Monazite from Beh Mineral in Bukit Merah

Lanthanide concentrate from Mt Weld 

Radioactivity of feedstock


About 7 per cent or 284 Bq/g

(44x higher than Lynas)


About 0.16 per cent or 6.4 Bq/g


Yellow cake or thorium hydroxide,

Thorium: 8 per cent or 325 Bq/g

(50x higher than Lynas)

Water Leach Purification residue (WLP)

Thorium pyrophosphate:

Thorium: 0.165 per cent  or 6.7 Bq/g

Regulatory framework

AELB has not been set up then an AELA (1984) was not enacted. Regulated under the radioactive Substances Act 1968 under MOH that does not cover the industry fully but more for regulating medical use

AELB regulating the AELA (1984) and all Regulations and Orders made here under

Operational Control

Manual, pneumatic and mechanical

Computerised automated control system

Regulatory control

AELB routing inspection after enactment of AELA 1984

MITI, AELB, DOE and local council

(AELB is Atomic Energy Licensing Board; AELA is Atomic Energy Licensing Act 1984; MITI is Ministry of International Trade and Industry; DOE is the Department of Environment)

Contrary to its name, rare-earths are commonly found in the Earth’s crust, typically in feedstocks that are close to radioactive materials.

For example, the rare-earth in northern China is extracted from oxide ores while those in the southern part of the country is usually extracted from ionic clay.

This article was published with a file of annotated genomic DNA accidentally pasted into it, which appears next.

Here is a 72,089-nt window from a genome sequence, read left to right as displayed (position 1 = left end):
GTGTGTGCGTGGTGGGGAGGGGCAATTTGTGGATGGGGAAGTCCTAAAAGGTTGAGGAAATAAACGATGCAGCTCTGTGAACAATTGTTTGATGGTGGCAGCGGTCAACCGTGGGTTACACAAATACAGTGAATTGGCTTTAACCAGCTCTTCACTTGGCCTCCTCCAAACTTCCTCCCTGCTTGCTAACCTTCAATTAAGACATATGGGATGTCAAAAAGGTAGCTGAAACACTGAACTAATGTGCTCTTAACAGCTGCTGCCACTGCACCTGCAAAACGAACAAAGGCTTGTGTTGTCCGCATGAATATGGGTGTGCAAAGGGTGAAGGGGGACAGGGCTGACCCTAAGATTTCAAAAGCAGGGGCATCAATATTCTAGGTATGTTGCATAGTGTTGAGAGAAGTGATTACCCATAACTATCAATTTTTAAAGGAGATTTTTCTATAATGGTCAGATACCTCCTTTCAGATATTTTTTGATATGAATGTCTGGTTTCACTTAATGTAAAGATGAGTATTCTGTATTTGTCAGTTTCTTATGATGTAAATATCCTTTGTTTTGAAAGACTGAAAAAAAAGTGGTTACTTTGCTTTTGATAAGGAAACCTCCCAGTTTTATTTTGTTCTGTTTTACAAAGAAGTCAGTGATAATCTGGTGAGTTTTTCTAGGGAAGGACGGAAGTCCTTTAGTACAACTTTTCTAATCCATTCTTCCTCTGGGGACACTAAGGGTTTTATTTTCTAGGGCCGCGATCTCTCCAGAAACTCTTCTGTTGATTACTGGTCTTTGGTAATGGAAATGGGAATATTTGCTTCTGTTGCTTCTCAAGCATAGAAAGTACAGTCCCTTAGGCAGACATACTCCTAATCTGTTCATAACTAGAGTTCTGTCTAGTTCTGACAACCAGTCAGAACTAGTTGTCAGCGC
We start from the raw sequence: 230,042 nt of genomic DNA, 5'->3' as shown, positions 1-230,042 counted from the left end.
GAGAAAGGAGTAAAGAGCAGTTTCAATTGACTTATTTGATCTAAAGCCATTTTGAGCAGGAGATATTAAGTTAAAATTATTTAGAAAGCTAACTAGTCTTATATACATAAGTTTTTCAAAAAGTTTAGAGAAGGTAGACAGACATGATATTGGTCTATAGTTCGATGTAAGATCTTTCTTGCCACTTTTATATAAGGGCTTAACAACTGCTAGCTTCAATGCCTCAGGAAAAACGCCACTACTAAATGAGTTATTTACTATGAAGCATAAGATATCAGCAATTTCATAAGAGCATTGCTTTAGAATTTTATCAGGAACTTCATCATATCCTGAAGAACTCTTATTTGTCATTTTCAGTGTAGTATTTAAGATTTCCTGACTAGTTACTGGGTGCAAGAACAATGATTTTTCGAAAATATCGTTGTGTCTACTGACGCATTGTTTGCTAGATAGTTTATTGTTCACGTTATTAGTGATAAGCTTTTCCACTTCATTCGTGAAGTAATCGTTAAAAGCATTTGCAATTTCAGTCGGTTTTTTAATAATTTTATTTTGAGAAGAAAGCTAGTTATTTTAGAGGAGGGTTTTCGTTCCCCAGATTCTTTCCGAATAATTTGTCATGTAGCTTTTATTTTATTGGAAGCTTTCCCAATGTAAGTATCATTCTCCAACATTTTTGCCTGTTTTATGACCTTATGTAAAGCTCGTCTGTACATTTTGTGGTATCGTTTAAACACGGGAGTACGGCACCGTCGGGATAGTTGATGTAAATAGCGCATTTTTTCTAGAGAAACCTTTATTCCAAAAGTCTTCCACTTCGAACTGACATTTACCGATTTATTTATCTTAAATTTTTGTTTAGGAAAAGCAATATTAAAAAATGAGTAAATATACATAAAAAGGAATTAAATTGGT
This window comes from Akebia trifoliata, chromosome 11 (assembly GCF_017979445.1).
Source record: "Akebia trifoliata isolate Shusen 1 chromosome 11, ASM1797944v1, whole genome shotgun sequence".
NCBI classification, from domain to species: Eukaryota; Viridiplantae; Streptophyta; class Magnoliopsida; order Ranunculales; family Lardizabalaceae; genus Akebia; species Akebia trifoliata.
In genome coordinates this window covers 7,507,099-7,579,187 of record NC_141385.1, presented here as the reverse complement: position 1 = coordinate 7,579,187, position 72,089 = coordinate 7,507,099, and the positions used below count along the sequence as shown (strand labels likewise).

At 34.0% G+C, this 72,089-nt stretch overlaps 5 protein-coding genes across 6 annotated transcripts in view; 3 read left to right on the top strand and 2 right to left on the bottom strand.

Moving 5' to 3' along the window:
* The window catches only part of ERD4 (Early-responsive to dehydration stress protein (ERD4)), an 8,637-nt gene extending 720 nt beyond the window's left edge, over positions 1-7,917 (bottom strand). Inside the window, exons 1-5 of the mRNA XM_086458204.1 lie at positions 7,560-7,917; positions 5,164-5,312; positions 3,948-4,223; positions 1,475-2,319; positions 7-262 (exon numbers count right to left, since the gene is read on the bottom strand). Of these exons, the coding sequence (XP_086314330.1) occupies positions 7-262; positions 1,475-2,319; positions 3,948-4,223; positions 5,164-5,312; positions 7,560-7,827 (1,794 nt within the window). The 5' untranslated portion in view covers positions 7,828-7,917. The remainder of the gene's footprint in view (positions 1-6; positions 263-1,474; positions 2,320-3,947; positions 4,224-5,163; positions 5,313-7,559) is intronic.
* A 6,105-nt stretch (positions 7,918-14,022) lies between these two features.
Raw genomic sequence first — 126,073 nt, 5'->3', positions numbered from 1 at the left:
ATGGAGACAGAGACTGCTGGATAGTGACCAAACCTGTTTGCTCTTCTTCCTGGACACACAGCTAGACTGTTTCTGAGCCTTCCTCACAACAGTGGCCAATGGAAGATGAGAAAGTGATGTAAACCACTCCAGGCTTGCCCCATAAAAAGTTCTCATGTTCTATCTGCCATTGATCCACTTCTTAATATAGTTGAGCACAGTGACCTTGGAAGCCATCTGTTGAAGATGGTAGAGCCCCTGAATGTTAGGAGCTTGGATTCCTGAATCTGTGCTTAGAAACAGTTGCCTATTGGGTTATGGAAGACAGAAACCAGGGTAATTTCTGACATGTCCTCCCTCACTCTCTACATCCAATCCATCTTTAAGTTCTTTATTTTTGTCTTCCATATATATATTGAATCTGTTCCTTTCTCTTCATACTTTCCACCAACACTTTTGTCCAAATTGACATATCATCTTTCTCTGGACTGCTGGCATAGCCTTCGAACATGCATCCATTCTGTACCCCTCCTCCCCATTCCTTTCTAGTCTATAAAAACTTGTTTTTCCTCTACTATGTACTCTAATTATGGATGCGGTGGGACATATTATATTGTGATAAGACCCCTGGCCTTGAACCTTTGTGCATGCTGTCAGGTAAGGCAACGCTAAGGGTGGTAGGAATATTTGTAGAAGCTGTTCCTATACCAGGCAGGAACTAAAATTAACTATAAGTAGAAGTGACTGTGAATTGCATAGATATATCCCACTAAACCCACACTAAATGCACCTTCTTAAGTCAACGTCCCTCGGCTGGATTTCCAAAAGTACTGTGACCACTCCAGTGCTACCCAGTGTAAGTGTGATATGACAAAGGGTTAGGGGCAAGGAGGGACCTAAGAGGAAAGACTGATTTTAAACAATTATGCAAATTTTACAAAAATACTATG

Lynas’ plant had undergone two reviews by the International Atomic Energy Agency, the first in 2011 and another in 2014 where it was rated as intrinsically low risks.

Following Pakatan Harapan’s victory at the May 9 general elections, Lynas was to have been subjected to another review to be headed by one of its loudest critics, Deputy Minister of Religious Affairs Fuziah Salleh, also Kuantan’s MP.

But one of the biggest contention raised by critics of Lynas was that if the plant was safe, then why didn’t Lynas refine rare-earths in Australia instead.

“Lynas actually has a licence to do this in Australia but it was Malaysia that invited us,” said Lacaze, “We were told that Malaysia is a great place to do business and that it’s a politically stable country with good economy.”

At a briefing recently it was mentioned that easy access to water supply – which was difficult to procure due to Mount Weld being right smack in a desert in Western Australia – was among the reasons why Lynas accepted Malaysia’s invitation.

“The processing of rare-earths requires plenty of water. The plant needs at least two Olympic-size swimming pools volume of water per day,” said Lynas’ vice president for people and culture department, Mimi Afzan Afza.

Besides water supply, Mimi says Malaysia provides the ease of access for other raw materials, reagents such as acids and alkalis, good electricity and gas infrastructures and strategic location to its customers and port.

Had Lynas set-up their factory in Australia, the company would have to shuttle everything, including manpower, to the continent.




About the author

Zaidi Azmi and Ahirul Ahirudin

Zaidi Azmi and Ahirul Ahirudin